The intervening year was noteworthy for the memorable occasion of seniors chasing House Ways and Means Committee Chairman Dan Rostenkowski, Illinois Democrat, through the streets of Chicago and beating on his car to complain about the legislation.

“We’re looking at a replay of this thing,” Mr. Moffitt said.

Democrats have been clear that this year’s bill is a foot in the door, and what they don’t get passed now they will demand in the future.

“Many of these amendments are ones you’ll recognize later,” said Senate Minority Leader Tom Daschle, South Dakota Democrat. “It may be next month, it may be next year, it may be at some point in the future. So the more we can build and make the record, we think, the better our prospects are the next time we offer it.”

Democratic leaders’ preferred plan would cost $900 billion, and observers say cost increases could come as pieces of their plan pass in future years.

The first expansion target will be the bill’s “doughnut hole,” where seniors whose drug costs fall in a certain range must pay 100 percent of the costs.

“This one has got cost expansion written all over it because of the doughnut-hole thing,” said Mr. Bixby at the Concord Coalition. “Filling in that doughnut hole is going to be the Holy Grail of politicians and seniors’ advocates over the next few years.”

On top of the growth in prescription drug costs themselves, Congress has not created a designated stream of funding for the program, as it has for Social Security and Medicare through payroll taxes. Therefore, the drug benefit will create an entitlement that Congress must fund through general revenue.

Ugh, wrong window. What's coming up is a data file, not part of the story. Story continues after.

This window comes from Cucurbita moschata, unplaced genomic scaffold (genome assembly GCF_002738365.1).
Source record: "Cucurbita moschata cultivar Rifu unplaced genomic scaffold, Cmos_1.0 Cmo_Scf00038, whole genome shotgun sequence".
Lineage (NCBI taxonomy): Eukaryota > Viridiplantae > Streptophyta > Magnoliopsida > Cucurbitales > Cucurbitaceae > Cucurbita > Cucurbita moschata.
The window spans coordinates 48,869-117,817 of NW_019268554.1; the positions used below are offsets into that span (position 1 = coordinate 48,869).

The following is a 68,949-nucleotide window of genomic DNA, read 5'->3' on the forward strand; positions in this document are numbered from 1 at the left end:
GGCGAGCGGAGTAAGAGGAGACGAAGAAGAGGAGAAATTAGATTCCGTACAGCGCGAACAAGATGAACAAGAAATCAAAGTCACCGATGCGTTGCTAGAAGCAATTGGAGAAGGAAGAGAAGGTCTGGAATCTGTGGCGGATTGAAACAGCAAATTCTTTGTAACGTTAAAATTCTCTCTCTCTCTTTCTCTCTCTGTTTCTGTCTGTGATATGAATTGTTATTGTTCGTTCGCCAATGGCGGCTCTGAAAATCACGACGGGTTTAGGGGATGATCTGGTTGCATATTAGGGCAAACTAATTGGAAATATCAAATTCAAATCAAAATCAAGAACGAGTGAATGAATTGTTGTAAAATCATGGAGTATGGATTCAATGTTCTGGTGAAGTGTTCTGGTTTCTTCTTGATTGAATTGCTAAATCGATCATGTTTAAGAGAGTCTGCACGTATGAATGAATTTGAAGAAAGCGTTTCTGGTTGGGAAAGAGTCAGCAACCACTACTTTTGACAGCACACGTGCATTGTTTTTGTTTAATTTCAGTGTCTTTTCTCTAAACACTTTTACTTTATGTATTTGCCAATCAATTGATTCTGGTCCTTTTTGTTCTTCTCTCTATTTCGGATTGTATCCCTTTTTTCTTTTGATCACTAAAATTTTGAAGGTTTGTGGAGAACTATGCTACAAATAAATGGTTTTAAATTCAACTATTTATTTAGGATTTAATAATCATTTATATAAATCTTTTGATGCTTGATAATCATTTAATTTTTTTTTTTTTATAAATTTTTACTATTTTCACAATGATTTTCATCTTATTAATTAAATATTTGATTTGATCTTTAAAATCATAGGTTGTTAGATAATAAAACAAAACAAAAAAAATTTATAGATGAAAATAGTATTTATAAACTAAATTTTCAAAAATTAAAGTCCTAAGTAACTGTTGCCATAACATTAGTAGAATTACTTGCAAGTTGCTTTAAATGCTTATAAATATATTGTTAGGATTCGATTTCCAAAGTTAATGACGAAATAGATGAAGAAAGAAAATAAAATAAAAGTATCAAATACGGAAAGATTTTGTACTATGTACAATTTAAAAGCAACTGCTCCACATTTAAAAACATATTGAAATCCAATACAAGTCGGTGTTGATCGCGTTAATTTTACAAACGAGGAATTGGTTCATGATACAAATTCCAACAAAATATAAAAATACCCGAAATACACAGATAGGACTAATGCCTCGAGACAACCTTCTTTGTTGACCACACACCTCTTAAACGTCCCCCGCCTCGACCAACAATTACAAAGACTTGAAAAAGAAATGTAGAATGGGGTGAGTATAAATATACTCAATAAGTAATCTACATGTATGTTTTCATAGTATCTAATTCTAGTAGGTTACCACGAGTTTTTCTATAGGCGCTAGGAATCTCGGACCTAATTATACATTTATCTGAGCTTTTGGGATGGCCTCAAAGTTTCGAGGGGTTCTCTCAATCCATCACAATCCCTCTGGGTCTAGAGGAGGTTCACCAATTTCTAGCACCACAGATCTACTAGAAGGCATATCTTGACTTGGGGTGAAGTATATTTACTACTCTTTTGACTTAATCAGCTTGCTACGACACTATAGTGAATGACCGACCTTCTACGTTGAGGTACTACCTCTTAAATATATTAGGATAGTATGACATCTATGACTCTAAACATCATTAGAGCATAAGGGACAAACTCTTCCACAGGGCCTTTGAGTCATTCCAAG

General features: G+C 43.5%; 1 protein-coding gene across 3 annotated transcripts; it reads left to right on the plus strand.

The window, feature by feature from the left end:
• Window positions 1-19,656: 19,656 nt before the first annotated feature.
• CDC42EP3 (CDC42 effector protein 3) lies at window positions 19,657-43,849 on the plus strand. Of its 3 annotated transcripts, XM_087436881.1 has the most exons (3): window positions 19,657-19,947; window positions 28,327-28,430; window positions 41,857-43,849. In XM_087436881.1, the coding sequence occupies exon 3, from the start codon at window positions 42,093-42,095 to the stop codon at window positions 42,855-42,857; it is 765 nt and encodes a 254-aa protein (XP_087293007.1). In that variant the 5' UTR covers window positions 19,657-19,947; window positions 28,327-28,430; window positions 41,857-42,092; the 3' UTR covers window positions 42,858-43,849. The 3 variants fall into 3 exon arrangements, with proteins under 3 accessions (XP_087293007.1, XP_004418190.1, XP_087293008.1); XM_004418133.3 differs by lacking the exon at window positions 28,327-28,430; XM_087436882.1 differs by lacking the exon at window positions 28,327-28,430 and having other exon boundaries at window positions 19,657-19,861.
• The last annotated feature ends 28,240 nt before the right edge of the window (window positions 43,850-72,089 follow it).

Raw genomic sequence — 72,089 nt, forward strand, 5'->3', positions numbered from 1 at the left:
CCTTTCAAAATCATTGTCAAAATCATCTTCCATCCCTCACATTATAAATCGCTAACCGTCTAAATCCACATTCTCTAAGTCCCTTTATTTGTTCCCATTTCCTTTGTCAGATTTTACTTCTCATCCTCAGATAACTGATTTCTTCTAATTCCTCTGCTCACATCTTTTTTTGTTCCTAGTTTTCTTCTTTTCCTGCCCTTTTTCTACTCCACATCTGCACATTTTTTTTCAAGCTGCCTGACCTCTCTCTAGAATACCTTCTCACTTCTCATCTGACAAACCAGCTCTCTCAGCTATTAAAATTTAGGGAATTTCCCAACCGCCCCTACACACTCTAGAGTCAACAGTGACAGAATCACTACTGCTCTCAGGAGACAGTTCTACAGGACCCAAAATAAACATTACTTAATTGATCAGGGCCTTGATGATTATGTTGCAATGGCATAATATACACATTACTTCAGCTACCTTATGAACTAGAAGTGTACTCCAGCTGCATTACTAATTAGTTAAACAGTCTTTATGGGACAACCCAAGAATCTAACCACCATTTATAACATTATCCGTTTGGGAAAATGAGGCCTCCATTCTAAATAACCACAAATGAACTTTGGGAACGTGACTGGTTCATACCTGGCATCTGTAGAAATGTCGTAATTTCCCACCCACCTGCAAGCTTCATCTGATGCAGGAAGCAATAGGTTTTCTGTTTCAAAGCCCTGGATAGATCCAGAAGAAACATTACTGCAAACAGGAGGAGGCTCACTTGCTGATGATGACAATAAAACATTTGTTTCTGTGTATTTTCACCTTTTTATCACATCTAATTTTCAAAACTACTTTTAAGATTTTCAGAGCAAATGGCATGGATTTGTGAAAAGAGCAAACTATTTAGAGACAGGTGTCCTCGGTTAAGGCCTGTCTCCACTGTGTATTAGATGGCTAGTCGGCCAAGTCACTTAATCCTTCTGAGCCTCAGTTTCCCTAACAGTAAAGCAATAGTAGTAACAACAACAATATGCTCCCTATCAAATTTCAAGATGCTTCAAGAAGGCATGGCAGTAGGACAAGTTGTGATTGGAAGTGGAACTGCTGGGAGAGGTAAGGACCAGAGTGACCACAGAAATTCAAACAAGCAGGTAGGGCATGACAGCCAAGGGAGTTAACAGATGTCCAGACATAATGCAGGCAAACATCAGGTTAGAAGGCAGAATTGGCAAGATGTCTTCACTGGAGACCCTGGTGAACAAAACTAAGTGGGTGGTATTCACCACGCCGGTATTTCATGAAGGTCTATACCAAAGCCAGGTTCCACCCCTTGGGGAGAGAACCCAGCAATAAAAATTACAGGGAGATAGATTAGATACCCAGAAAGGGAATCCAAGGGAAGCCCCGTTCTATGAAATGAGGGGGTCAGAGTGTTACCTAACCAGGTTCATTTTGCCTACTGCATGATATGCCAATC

The president’s own fiscal year 2004 budget said the prescription drug benefit program that House Republicans proposed last year would add $4.4 trillion over the next 75 years, bringing the total expected liability to $17.9 trillion. Most observers say both the House and Senate bills this year would add at least that much.

Covering the cost of that liability would require a tax increase of about $3,000 a year for the average family, the president’s budget says, arguing that the long-term number is even more important than the short-term costs.

“What a proposed reform is estimated to cost over its first five or 10 years is less important than whether it reduces or worsens the unfunded (and unfundable) liabilities of the system,” the budget says.

Congressional Republicans, though, say their proposals will reduce the long-term liability through cost savings that would result from introducing free-market competition into the Medicare equation — something that is part of the overhaul.

“What we are putting our faith in is what we’ve always put our faith in philosophically and in principle, and that is competition keeps the cost of health care down while it raises the quality of health care,” said House Majority Leader Tom DeLay, Texas Republican.

Without those reforms, Republicans say, Medicare costs will balloon anyway because of an aging population and growing health care costs.

“The alternative is just horrendous,” Mr. DeLay said.

Copyright © 2016 The Washington Times, LLC. Click here for reprint permission.

blog comments powered by Disqus

 

Click to Read More

Click to Hide